Father Reile was a prolific writer. Among his best known works are the autobiographical Battle and Brother Louis and Running Giant, the life of Father Chaminade. “It is one of the most requested works at the North American Center for Marianist Studies,” said Carol Ramey, director of the center at the University of Dayton. “His contributions to advancing the story of Father Chaminade will continue well past his death.” Father Reile also loved to exercise his flare for creative writing. In 1975, he published a book under the auspices of the International Fine Arts Center of the Southwest, Winding Flows the River, which included six short stories and a novella. 

In 1986, Father Reile received the Distinguished Faculty Award for excellence in teaching in recognition of more than 20 years of service to St. Mary’s University. He retired from full-time teaching in the early 1990s and took up many apostolic activities: preaching retreats, ministry in local parishes, radio and television presentations, and cooking for the community. He continued writing on many topics and contributed film reviews for the archdiocesan newspaper. Although he suffered a cerebral hemorrhage in 1995, he continued to write and edit existing works. During the summer of 2002, he appeared to have had a stroke and began to lose his capacity to perform both physical and mental activities. Father Reile is survived by four sisters--Theresa Zaldivar, Dorothy Richter and Joyce Owerton of San Antonio and Marguerite Swanson of Houston--as well as many nieces and nephews. May he rest in peace.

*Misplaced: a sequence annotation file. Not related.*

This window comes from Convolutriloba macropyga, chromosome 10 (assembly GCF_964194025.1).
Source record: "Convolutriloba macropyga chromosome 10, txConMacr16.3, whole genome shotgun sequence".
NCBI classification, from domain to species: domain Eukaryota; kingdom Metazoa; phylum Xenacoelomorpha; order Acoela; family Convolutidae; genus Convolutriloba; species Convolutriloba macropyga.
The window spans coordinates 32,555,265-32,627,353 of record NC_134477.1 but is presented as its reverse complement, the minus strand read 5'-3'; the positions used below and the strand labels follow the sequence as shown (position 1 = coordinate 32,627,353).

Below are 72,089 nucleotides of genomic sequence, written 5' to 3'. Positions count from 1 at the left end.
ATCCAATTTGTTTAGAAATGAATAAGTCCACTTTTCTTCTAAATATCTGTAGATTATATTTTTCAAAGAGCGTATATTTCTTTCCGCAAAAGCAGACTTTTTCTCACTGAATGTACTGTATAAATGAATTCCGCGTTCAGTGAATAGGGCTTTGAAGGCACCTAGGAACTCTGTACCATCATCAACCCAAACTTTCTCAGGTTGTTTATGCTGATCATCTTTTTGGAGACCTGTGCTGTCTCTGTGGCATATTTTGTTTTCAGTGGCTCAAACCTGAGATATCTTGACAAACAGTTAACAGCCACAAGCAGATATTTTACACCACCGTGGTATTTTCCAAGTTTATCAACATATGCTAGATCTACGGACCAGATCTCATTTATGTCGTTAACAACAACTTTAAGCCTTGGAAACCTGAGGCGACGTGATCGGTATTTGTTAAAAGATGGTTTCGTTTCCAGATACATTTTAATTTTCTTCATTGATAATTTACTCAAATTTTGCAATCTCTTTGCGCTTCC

2003-24

The Province of France recommends to our fraternal prayers our dear Brother, ALPHONSE SIRLIN, priest, who died in the service of the Blessed Virgin Mary on June 21, 2003, in Saint Hippolyte (Haut-Rhin) in the 99th year of his age and the 82nd year of his religious profession.